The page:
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Upcoming Seminars in Paris Led by Richard Talbert

October 14, 2019 in Conference, Interest


Transferts de paysages dans l’espace et le temps :

de la géographie gréco-romaine aux Altertumswissenschaften,

base de la cartographie moderne

Richard J.A. Talbert, professeur invité de l’EUR Translitterae

Vendredi 22 novembre 2019, 11h-13h | ENS, 45 rue d’Ulm | salle F (escalier D, 1er étage)

Séminaire « Géographie historique et géoarchéologie »:

 Mesurer le temps dans la vie quotidienne des Romains 

Jeudi 28 novembre 2019, 11h-14h | EPHE, 17 rue de la Sorbonne | salle D052 Histoire

Séminaire « Représentation de l’espace : Moyen Âge – Époque moderne »:

La Karte von Kleinasien de Kiepert (1901–1916) : sa place dans l’histoire de la cartographie du XIXe siècle

Vendredi 6 décembre 2019, 9h30-12h30 | ENS, 29 rue d’Ulm | salle U209

Séminaire « Transfers culturels »:

La Karte von Kleinasien de Kiepert (1901–1916) : base de la cartographie ottomane, britannique et grecque de la Turquie pendant la Grande Guerre

Vendredi 13 décembre 2019, 11h-13h | ENS, 45 rue d’Ulm | salle F (escalier D, 1er étage)

Séminaire « Géographie historique et géoarchéologie »:

Nouvelles approches du grand plan en marbre de Rome (Forma Vrbis)

For more information see

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Peutinger Map Conference, Vienna, September 19-21, 2019

August 7, 2019 in Conference

For program and further details, visit

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Mapping the Classical World Since 1869: Past and Future Directions, SCS Annual Meeting 2019 Panel Online

February 12, 2019 in Conference, Presentation, Publication

SCS Annual Meeting, San Diego, CA, January 4, 2019


Invited Sesquicentennial Panel


Mapping the Classical World Since 1869: Past and Future Directions


Organizer & chair: Richard Talbert, University of North Carolina, Chapel Hill


1 Greek and Roman Mapping   Georgia Irby, College of William and Mary, VA


2 Modern Mapping Before Digitization   Richard Talbert


3 What Difference Has Digitization Made ?   Tom Elliott, Institute for the Study of the Ancient World, New York University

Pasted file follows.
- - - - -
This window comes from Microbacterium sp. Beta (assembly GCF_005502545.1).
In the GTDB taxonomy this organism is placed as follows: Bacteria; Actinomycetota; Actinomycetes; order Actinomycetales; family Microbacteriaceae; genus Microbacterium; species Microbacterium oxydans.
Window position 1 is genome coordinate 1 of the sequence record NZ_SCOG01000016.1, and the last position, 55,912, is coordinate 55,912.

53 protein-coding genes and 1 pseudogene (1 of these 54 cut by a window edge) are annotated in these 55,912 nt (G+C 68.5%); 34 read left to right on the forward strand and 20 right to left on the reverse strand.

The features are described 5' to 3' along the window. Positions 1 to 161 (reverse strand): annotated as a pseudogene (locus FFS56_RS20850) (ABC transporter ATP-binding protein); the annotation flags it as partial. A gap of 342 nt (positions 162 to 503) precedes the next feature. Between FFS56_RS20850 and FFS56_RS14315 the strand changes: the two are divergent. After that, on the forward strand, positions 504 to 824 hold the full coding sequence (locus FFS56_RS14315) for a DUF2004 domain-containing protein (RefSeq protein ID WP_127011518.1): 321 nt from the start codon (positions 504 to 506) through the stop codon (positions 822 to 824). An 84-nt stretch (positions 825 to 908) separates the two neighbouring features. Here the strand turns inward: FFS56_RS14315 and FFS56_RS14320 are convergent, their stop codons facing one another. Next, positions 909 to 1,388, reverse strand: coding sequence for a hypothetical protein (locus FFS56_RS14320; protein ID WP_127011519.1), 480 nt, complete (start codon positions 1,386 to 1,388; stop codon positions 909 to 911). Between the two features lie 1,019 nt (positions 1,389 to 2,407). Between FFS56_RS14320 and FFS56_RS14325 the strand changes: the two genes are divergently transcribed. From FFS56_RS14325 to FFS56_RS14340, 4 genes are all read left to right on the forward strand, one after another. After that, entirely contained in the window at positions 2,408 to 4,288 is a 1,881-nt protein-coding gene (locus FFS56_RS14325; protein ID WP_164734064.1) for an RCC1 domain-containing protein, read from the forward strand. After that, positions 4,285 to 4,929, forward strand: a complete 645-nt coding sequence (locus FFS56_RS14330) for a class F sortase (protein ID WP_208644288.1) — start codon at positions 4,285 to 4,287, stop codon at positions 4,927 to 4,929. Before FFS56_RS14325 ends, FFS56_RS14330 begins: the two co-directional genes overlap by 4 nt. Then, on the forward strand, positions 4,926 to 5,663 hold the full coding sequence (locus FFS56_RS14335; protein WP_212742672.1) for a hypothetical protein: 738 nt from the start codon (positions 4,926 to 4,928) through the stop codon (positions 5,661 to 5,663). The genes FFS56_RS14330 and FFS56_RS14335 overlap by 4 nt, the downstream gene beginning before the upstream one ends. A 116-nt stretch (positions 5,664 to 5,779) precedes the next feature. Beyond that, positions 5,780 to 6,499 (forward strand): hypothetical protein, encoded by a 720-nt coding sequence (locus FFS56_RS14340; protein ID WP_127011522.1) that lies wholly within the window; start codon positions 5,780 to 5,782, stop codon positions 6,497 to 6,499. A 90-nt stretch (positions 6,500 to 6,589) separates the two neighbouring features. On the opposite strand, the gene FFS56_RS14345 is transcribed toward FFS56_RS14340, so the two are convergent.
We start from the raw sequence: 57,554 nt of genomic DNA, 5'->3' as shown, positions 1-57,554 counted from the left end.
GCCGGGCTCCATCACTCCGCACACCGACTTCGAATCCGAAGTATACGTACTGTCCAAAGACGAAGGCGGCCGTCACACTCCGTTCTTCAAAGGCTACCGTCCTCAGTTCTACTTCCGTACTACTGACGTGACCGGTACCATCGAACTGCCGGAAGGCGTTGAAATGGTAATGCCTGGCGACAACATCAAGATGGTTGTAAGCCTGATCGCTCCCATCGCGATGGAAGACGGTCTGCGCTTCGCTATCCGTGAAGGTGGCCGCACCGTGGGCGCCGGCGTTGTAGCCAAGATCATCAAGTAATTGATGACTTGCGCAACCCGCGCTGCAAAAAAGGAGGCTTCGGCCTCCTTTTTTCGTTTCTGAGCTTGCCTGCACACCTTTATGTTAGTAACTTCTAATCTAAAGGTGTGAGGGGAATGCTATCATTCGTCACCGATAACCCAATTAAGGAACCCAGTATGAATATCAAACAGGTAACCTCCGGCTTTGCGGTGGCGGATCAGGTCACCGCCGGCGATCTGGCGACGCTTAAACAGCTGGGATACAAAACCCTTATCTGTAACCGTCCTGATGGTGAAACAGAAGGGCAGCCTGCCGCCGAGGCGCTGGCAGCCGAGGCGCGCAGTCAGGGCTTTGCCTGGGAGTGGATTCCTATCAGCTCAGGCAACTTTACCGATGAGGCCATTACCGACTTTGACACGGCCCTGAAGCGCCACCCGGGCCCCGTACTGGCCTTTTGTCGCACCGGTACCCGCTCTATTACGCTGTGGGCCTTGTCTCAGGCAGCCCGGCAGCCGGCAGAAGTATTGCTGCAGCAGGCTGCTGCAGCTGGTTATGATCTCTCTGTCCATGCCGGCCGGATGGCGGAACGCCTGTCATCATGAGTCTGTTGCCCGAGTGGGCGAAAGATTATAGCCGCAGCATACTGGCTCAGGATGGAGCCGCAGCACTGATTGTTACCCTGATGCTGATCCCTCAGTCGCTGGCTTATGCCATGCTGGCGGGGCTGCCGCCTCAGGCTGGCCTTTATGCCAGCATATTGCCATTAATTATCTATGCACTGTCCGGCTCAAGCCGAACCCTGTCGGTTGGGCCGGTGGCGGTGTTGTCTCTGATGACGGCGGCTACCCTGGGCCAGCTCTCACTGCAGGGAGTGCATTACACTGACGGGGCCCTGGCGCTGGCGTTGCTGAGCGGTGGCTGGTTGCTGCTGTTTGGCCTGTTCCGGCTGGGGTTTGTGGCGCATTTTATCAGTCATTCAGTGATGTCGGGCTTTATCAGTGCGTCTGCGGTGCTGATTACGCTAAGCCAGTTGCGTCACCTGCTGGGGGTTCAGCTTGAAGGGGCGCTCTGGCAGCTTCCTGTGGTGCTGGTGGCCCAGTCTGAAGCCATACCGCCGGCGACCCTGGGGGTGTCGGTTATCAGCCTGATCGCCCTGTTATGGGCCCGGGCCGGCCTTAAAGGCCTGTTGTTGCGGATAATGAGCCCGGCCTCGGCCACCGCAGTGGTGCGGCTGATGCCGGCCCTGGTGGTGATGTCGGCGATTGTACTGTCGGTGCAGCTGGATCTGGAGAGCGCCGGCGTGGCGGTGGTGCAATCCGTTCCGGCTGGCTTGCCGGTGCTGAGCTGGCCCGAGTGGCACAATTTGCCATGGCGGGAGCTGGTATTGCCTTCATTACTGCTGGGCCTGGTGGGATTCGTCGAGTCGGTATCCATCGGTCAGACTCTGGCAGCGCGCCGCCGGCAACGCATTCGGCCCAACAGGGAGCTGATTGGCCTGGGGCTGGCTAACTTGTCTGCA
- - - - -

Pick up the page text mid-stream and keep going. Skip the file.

4 What Has the Ancient World Mapping Center Done for Us ?   Lindsay Holman, University of North Carolina, Chapel Hill (Center Director)


5 Rome’s Marble Plan: Progress and Prospects   Elizabeth Wolfram Thill, Indiana University, Purdue University Indianapolis


 Panel Overview

A 1980 APA/SCS committee report (Research Tools for the Classics) was correct on both counts to declare cartography at that date “an area of extremely great importance, where the state of our tools is utterly disastrous.”  The panel briefly discusses the disappointing lack of progress made during the previous past century, and advances reasons for its limitations (Papers #1, 2).  The main focus of the five papers, however, is on the transformation successfully achieved since around 1980, and still ongoing.

Three shifts may be identified as the keys to this transformation.  First, as Paper #1 explains, the more open, culturally sensitive approach to pre-modern cartography generated by the geographers Brian Harley and David Woodward has unlocked a fruitful, far-reaching re-appraisal of the purpose and value of ancient maps which is by no means yet exhausted.  Second, Paper #2 recalls the decisive insistence by the 1980 APA committee that, in view of the inadequacy of existing efforts worldwide to produce a major classical atlas or equivalent, the APA itself should take the lead in sponsoring one.  After initial failure, a decade-long international collaborative project to create such a reference work was successfully launched and funded, resulting in the publication of the Barrington Atlas of the Greek and Roman World by Princeton University Press in 2000.  Third, the fortuitous transition from film-based mapmaking to digital during the 1990s made it practical to convert the Atlas and its data – with the use of digital technology – into a far more flexible and versatile resource than previously envisaged.